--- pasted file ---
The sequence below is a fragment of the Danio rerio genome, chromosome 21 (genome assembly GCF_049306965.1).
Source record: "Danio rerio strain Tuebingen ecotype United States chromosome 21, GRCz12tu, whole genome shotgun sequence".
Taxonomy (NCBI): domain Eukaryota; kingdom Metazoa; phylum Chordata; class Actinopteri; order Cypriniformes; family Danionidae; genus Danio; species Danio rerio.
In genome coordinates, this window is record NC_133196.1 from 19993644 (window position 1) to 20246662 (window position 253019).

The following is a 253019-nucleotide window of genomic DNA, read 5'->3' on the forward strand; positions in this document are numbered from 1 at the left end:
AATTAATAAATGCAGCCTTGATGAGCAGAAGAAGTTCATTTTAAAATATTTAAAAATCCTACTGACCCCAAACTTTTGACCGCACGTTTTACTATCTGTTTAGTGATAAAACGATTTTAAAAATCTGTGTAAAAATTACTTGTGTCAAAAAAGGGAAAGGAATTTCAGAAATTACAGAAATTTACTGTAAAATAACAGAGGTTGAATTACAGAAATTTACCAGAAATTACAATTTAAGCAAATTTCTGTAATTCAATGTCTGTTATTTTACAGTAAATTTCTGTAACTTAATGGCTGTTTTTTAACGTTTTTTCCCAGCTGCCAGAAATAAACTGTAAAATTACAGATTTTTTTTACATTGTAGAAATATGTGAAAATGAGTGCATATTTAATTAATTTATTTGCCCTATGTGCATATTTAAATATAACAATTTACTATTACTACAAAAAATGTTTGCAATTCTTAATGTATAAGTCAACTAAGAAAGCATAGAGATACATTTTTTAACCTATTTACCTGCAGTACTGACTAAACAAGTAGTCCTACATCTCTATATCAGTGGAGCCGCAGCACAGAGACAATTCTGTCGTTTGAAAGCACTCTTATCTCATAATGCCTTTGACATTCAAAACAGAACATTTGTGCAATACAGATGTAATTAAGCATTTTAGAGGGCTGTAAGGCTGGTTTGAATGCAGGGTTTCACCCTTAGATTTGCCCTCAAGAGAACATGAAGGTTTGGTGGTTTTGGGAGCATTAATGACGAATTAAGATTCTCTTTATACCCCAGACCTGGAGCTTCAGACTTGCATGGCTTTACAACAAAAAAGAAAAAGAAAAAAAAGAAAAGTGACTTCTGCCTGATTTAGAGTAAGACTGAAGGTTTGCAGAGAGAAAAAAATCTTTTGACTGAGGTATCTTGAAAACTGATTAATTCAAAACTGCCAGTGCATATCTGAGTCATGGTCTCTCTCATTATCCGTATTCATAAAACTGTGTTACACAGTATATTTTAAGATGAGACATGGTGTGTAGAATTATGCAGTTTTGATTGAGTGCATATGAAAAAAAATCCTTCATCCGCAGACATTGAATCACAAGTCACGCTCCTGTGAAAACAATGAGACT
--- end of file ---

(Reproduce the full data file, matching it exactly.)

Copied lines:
The sequence below is a fragment of the Danio rerio genome, chromosome 21 (genome assembly GCF_049306965.1).
Source record: "Danio rerio strain Tuebingen ecotype United States chromosome 21, GRCz12tu, whole genome shotgun sequence".
Taxonomy (NCBI): domain Eukaryota; kingdom Metazoa; phylum Chordata; class Actinopteri; order Cypriniformes; family Danionidae; genus Danio; species Danio rerio.
In genome coordinates, this window is record NC_133196.1 from 19993644 (window position 1) to 20246662 (window position 253019).

The following is a 253019-nucleotide window of genomic DNA, read 5'->3' on the forward strand; positions in this document are numbered from 1 at the left end:
AATTAATAAATGCAGCCTTGATGAGCAGAAGAAGTTCATTTTAAAATATTTAAAAATCCTACTGACCCCAAACTTTTGACCGCACGTTTTACTATCTGTTTAGTGATAAAACGATTTTAAAAATCTGTGTAAAAATTACTTGTGTCAAAAAAGGGAAAGGAATTTCAGAAATTACAGAAATTTACTGTAAAATAACAGAGGTTGAATTACAGAAATTTACCAGAAATTACAATTTAAGCAAATTTCTGTAATTCAATGTCTGTTATTTTACAGTAAATTTCTGTAACTTAATGGCTGTTTTTTAACGTTTTTTCCCAGCTGCCAGAAATAAACTGTAAAATTACAGATTTTTTTTACATTGTAGAAATATGTGAAAATGAGTGCATATTTAATTAATTTATTTGCCCTATGTGCATATTTAAATATAACAATTTACTATTACTACAAAAAATGTTTGCAATTCTTAATGTATAAGTCAACTAAGAAAGCATAGAGATACATTTTTTAACCTATTTACCTGCAGTACTGACTAAACAAGTAGTCCTACATCTCTATATCAGTGGAGCCGCAGCACAGAGACAATTCTGTCGTTTGAAAGCACTCTTATCTCATAATGCCTTTGACATTCAAAACAGAACATTTGTGCAATACAGATGTAATTAAGCATTTTAGAGGGCTGTAAGGCTGGTTTGAATGCAGGGTTTCACCCTTAGATTTGCCCTCAAGAGAACATGAAGGTTTGGTGGTTTTGGGAGCATTAATGACGAATTAAGATTCTCTTTATACCCCAGACCTGGAGCTTCAGACTTGCATGGCTTTACAACAAAAAAGAAAAAGAAAAAAAAGAAAAGTGACTTCTGCCTGATTTAGAGTAAGACTGAAGGTTTGCAGAGAGAAAAAAATCTTTTGACTGAGGTATCTTGAAAACTGATTAATTCAAAACTGCCAGTGCATATCTGAGTCATGGTCTCTCTCATTATCCGTATTCATAAAACTGTGTTACACAGTATATTTTAAGATGAGACATGGTGTGTAGAATTATGCAGTTTTGATTGAGTGCATATGAAAAAAAATCCTTCATCCGCAGACATTGAATCACAAGTCACGCTCCTGTGAAAACAATGAGACT